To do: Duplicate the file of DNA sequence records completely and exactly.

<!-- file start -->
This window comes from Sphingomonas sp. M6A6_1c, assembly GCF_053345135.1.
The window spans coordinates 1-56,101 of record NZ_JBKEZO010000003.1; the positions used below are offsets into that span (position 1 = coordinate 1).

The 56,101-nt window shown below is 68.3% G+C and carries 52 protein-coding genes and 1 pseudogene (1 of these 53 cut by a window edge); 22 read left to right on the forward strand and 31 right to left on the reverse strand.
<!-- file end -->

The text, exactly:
This window comes from Sphingomonas sp. M6A6_1c, assembly GCF_053345135.1.
The window spans coordinates 1-56,101 of record NZ_JBKEZO010000003.1; the positions used below are offsets into that span (position 1 = coordinate 1).

The 56,101-nt window shown below is 68.3% G+C and carries 52 protein-coding genes and 1 pseudogene (1 of these 53 cut by a window edge); 22 read left to right on the forward strand and 31 right to left on the reverse strand.